Trees and carbon
Greenhouse gas emissions have increased dramatically as more fossil fuels are burned for both domestic and industrial purposes. When fossil fuels such as coal, oil and natural gas are burnt, the carbon in them combines with oxygen in the air to produce carbon dioxide. Land clearance and deforestation throughout the world have also contributed to this process. Carbon dioxide is a major greenhouse gas.
Greenhouse gases trap energy from the sun and warm the earth's atmosphere. The continued release of greenhouse gases from burning of fossil fuels and deforestation is raising the temperature of the earth and threatening many of the world's plants and animals with extinction. It is also increasing the incidence of extreme weather conditions such as droughts and flooding, and raising sea levels.
Trees, like all plants, sequester (absorb and store) carbon dioxide as part of the process of photosynthesis, which enables them to grow. Through this process, carbon dioxide is converted into stored carbon, and this is why trees are sometimes referred to as 'carbon sinks'. By taking this carbon dioxide from the atmosphere, trees clean the air, reduce temperatures, and counteract our polluting lifestyles.
Trees can also save as much as 10% of annual energy consumption around buildings by moderating the local climate keeping it cool in summer and warmer in winter. Tree canopies reduce rainstorm impact and provide a natural alternative to resource-heavy flood control systems that depend on hard engineering. And of course, in addition, trees add beauty to the urban landscape, filter harmful pollutants from the air, create vital wildlife habitats and tree planting is a wonderful way of bringing different communities together around a shared goal.
To mitigate your impact on the environment, Trees for Cities has worked out a formula of 2.67 trees planted for every tonne of CO2 generated. The charity believes this is a fair and cautious environmental payback for each tonne of CO2 emitted.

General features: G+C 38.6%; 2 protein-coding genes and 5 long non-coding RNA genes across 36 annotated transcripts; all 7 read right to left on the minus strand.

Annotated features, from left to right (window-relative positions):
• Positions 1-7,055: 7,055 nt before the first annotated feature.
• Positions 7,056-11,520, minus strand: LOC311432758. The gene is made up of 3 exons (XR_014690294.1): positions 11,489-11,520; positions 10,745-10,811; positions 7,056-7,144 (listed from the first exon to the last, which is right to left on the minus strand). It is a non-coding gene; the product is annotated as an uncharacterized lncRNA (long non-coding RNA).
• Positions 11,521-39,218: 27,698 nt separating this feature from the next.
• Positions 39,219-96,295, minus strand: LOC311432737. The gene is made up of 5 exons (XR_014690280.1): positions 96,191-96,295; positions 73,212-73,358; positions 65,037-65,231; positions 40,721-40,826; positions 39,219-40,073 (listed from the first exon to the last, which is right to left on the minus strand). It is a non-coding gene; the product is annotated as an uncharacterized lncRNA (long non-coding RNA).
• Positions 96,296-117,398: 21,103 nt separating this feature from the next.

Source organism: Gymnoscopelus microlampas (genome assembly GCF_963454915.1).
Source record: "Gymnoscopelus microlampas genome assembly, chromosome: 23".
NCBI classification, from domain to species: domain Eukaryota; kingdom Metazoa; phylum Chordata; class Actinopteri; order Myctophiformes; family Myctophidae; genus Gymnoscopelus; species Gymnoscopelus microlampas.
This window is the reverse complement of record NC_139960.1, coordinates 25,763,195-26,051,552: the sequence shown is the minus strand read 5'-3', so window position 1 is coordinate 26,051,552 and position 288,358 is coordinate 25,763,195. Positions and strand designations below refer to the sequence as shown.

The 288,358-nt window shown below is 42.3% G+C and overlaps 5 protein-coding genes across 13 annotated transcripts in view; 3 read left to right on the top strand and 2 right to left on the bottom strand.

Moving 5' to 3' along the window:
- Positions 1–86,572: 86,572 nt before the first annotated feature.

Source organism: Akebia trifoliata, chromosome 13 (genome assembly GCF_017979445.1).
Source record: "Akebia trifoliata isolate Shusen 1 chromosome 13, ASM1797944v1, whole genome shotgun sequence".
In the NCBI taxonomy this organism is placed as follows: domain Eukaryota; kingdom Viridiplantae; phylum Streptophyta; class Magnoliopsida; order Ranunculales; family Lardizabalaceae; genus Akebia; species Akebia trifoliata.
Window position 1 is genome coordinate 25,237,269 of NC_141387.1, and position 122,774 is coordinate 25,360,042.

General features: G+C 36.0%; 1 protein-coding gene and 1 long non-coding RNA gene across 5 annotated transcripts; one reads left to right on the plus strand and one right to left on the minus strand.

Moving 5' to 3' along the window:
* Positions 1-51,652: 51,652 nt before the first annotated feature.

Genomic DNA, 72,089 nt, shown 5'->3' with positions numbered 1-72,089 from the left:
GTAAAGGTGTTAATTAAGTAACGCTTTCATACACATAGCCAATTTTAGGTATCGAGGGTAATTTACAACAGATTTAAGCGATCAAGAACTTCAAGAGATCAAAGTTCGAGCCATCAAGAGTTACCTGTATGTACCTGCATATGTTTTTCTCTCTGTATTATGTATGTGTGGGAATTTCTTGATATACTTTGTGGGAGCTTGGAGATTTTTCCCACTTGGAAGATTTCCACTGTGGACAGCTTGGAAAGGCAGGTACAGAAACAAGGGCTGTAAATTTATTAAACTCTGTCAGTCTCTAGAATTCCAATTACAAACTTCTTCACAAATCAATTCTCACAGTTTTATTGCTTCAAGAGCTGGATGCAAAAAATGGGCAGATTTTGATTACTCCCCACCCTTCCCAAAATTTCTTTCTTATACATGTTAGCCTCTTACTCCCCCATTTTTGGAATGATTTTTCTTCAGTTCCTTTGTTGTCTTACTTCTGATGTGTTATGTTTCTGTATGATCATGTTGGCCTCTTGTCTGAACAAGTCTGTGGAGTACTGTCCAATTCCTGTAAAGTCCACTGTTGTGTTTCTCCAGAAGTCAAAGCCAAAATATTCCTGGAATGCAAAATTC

When the tree dies and rots down, the carbon locked away in its cells is released back into the environment. A growing tree absorbs as much carbon from the environment as a rotting tree releases so it's important to replace trees that have died; this is the carbon neutral cycle.
To mitigate the carbon that we release in other ways - for instance, through air travel or manufacturing - we need to do more than simply replace the trees that have died; we need to plant new ones.
Tree planting in urban areas is a great way to give something back to the environment. Trees are highly 'carbon smart' and, as well as absorbing atmospheric carbon dioxide, can help mitigate against climate change in a number of ways:
- Trees can also save as much as 10% of annual energy consumption around buildings by moderating the local climate keeping it cool in summer and warmer in winter.
- Tree canopies reduce rainstorm impact and provide a natural alternative to resource-heavy flood control systems that depend on hard engineering.
- Trees help to filter harmful pollutants from the air, making areas with many trees healthier places to be than areas without trees.
- Trees create vital wildlife habitats, enabling more species to thrive in their surroundings.
In addition to their positive physical differences to the environment, trees also add beauty to the urban landscape, and tree planting is a wonderful way of bringing different communities together around a shared goal.